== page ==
US actor Mark Ruffalo has described the Irish planning board’s decision to refuse planning permission for a €650 million liquified natural gas (LNG) terminal in County Kerry as a “tremendous victory” for local communities. 

An Bord Pleanála rejected planning permission for an LNG terminal at the Shannon Estuary near Ballylongford in County Kerry in an 8-2 majority verdict on Friday.  

The decision was based on the Irish Government’s policy on the importation of fracked gas, with An Bord Pleanála deciding that it would be inappropriate to proceed with any LNG terminals while a review of the energy supply was ongoing. 

Shannon LNG had been seeking permission for a €650 million development, including a 600MW power plant and an LNG terminal. 

The proposal indicated that the LNG would be shipped to Ireland by large tankers and re-gasified on-site before being placed on the national grid. 

Minister for the Environment Eamon Ryan welcomed the decision, stating that Ireland could not expand its use of fossil fuels. 

“At a time when the world is burning, we cannot expand our use of fossil fuels. We have to switch from electricity to wind,” Ryan said in response to the decision. 

Ryan said the Irish Government’s review of energy security will be published within two or three weeks and hinted that the review could recommend some form of LNG, although it would be strategic and not commercial. 

Ryan also said he expects to see significant investment in Limerick, Kerry, and Clare to tap into offshore wind. 

Ruffalo, an environmental advocate who has campaigned against fracking in Ireland and around the world for over a decade, praised Ryan for making climate policy a priority. 

“Ireland’s rejection of the Shannon LNG terminal is a tremendous victory for local communities and the climate, Ruffalo told IrishCentral in a statement. 

“That project would have imported fracked gas from the United States and posed significant public health and safety risks to the Irish. The denial of this permit happened because of the Irish government’s policy statement to stop the import of fracked gas as well as other national policies. 

“The Green Party, under the leadership of Minister Eamon Ryan, has been instrumental in making climate a national priority and local groups have been raising the alarm and organizing for years.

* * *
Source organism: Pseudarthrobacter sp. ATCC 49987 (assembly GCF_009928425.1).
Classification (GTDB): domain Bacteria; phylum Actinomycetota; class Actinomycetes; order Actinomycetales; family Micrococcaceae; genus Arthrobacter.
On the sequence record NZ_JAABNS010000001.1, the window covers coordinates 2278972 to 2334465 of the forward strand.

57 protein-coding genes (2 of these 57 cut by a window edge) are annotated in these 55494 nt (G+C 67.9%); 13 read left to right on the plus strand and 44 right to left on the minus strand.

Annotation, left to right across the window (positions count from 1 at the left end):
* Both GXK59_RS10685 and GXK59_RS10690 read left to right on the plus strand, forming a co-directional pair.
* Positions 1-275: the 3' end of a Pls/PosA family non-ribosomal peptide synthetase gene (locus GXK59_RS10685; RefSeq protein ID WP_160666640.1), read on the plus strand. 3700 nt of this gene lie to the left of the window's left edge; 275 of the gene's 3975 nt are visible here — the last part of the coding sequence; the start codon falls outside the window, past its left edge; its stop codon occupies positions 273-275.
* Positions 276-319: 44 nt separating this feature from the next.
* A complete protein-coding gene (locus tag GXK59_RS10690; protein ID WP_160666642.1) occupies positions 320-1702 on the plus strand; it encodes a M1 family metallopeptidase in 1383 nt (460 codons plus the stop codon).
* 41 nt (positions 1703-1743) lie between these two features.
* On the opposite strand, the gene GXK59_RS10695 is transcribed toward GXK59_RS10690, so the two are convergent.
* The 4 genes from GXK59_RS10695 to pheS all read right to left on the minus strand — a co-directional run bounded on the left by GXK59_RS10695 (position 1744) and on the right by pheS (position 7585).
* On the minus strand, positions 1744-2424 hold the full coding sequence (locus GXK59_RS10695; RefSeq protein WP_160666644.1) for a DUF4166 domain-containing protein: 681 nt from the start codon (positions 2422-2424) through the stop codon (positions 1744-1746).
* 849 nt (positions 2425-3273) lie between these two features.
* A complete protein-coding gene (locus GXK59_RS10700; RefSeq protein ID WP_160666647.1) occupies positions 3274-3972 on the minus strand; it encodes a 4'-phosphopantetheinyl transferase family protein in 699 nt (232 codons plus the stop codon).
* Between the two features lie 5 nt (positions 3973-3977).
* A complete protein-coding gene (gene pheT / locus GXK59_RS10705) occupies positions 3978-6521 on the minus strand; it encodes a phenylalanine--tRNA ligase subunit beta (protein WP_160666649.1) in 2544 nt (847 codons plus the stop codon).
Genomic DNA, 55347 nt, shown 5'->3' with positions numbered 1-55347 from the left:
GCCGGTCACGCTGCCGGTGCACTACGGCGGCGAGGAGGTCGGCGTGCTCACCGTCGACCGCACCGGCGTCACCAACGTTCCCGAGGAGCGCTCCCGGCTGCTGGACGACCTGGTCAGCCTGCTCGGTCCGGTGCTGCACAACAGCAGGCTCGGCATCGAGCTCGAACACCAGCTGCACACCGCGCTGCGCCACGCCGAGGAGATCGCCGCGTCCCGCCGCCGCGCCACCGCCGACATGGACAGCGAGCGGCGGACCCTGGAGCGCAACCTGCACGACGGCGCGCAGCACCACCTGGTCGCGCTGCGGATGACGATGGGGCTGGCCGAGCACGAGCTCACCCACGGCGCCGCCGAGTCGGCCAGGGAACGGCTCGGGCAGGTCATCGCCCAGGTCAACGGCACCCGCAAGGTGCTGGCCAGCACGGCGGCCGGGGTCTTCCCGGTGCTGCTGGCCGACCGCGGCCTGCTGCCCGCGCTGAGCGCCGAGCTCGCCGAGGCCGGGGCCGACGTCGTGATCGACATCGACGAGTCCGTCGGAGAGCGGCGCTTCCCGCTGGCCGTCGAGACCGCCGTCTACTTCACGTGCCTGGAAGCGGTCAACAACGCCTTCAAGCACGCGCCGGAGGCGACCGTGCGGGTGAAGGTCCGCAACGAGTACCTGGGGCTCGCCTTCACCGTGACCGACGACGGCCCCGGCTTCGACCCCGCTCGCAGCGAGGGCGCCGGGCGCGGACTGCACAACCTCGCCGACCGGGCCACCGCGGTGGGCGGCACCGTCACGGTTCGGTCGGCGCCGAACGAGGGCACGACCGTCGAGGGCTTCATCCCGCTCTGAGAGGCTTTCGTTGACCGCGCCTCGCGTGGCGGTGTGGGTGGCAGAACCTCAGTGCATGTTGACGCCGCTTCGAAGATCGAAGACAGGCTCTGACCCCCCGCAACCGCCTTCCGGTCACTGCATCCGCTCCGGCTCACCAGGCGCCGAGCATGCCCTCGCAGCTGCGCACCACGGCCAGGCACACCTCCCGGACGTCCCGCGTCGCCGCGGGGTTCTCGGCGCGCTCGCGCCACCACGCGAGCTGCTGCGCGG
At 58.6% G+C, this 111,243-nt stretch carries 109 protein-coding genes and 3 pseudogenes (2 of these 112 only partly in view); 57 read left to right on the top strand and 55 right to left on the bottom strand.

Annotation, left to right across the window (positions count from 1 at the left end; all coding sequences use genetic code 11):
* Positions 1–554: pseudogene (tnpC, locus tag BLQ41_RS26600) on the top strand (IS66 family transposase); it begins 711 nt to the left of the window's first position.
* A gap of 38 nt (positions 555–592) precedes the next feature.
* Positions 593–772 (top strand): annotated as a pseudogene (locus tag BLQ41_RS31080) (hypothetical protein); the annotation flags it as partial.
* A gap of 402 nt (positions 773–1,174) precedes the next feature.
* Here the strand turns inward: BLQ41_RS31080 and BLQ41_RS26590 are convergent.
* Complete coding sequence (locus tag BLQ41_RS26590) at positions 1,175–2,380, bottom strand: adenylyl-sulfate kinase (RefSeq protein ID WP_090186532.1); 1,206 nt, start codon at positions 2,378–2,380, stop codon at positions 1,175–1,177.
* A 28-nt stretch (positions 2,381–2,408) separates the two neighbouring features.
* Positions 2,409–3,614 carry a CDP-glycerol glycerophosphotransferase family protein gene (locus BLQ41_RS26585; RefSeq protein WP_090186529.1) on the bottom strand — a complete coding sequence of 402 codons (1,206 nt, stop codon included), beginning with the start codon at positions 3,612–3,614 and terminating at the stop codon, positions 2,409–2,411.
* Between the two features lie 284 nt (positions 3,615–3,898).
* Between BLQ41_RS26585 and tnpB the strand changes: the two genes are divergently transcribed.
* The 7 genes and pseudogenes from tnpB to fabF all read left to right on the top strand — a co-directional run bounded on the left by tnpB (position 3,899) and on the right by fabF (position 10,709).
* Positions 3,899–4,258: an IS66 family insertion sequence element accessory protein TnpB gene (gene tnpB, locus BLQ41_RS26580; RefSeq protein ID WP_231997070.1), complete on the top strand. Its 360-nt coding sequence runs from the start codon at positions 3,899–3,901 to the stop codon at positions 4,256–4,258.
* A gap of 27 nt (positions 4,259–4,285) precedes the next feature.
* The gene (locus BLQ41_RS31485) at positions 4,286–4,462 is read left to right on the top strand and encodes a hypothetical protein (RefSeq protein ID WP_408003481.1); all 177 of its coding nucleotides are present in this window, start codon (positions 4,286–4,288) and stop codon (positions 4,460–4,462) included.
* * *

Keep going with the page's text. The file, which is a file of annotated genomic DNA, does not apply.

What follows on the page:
“Today Ireland's clean energy future is very bright. This should be seen as a model to other western nations and lead the way forward on quickly transitioning away from fossil fuels, creating more jobs with renewables and saving an ailing planet.” 

However, Councilor Jim Finucane, Mayor of Kerry, criticized the decision and called for Ryan to resign. 

Finucane told RTÉ Radio that the local reaction to the decision is “one of total shock and dismay”. 

“There is a huge amount of anger,” Finucane told RTÉ. “This whole process was a farce.” 

Finucane said it was “nonsensical” that the Department of the Environment’s report into Ireland’s energy security has not been published yet. 

Taoiseach Leo Varadkar said he had not yet read the decision but said he believed it would upset people in north Kerry.

Fracked gas is natural gas that is produced by forcing apart rock seams deep underground by pumping water, sand and chemicals at high pressure. Its use is banned onshore in legislation in Ireland since 2017 due to the environmental risk it poses.

LNG can be from fracked gas or conventionally extracted gas. It generally has a higher carbon footprint than natural gas supplied via pipeline due to the energy required to liquefy, transport and regasify the natural gas.